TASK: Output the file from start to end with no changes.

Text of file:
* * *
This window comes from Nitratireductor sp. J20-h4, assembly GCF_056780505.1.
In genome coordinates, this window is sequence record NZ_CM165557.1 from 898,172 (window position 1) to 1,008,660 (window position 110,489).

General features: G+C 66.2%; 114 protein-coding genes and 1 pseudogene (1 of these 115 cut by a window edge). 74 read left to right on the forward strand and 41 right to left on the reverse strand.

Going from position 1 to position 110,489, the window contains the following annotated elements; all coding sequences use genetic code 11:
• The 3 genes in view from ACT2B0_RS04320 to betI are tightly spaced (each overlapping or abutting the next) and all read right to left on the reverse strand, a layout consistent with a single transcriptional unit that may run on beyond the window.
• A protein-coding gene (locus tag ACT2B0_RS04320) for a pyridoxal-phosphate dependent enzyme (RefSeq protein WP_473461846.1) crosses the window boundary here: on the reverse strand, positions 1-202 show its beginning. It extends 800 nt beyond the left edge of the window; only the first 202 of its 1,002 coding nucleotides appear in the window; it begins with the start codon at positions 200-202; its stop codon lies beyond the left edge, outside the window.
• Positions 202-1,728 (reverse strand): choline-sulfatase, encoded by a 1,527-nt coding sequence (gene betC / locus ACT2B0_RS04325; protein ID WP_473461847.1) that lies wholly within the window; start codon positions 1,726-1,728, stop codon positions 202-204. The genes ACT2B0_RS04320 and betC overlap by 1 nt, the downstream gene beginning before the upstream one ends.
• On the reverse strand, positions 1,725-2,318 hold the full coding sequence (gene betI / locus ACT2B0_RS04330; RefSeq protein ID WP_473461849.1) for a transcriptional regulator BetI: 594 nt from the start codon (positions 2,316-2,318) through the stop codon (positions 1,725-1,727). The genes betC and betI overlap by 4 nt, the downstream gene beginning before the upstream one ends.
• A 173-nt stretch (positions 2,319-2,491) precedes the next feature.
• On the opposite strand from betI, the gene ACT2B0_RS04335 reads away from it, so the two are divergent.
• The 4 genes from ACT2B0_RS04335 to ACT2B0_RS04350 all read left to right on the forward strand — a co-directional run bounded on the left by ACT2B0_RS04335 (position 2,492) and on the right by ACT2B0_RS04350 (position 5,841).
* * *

This window comes from Nitratireductor sp. J20-h4, assembly GCF_056780505.1.
In genome coordinates, this window is sequence record NZ_CM165557.1 from 898,172 (window position 1) to 1,008,660 (window position 110,489).

General features: G+C 66.2%; 114 protein-coding genes and 1 pseudogene (1 of these 115 cut by a window edge). 74 read left to right on the forward strand and 41 right to left on the reverse strand.

Going from position 1 to position 110,489, the window contains the following annotated elements; all coding sequences use genetic code 11:
• The 3 genes in view from ACT2B0_RS04320 to betI are tightly spaced (each overlapping or abutting the next) and all read right to left on the reverse strand, a layout consistent with a single transcriptional unit that may run on beyond the window.
• A protein-coding gene (locus tag ACT2B0_RS04320) for a pyridoxal-phosphate dependent enzyme (RefSeq protein WP_473461846.1) crosses the window boundary here: on the reverse strand, positions 1-202 show its beginning. It extends 800 nt beyond the left edge of the window; only the first 202 of its 1,002 coding nucleotides appear in the window; it begins with the start codon at positions 200-202; its stop codon lies beyond the left edge, outside the window.
• Positions 202-1,728 (reverse strand): choline-sulfatase, encoded by a 1,527-nt coding sequence (gene betC / locus ACT2B0_RS04325; protein ID WP_473461847.1) that lies wholly within the window; start codon positions 1,726-1,728, stop codon positions 202-204. The genes ACT2B0_RS04320 and betC overlap by 1 nt, the downstream gene beginning before the upstream one ends.
• On the reverse strand, positions 1,725-2,318 hold the full coding sequence (gene betI / locus ACT2B0_RS04330; RefSeq protein ID WP_473461849.1) for a transcriptional regulator BetI: 594 nt from the start codon (positions 2,316-2,318) through the stop codon (positions 1,725-1,727). The genes betC and betI overlap by 4 nt, the downstream gene beginning before the upstream one ends.
• A 173-nt stretch (positions 2,319-2,491) precedes the next feature.
• On the opposite strand from betI, the gene ACT2B0_RS04335 reads away from it, so the two are divergent.
• The 4 genes from ACT2B0_RS04335 to ACT2B0_RS04350 all read left to right on the forward strand — a co-directional run bounded on the left by ACT2B0_RS04335 (position 2,492) and on the right by ACT2B0_RS04350 (position 5,841).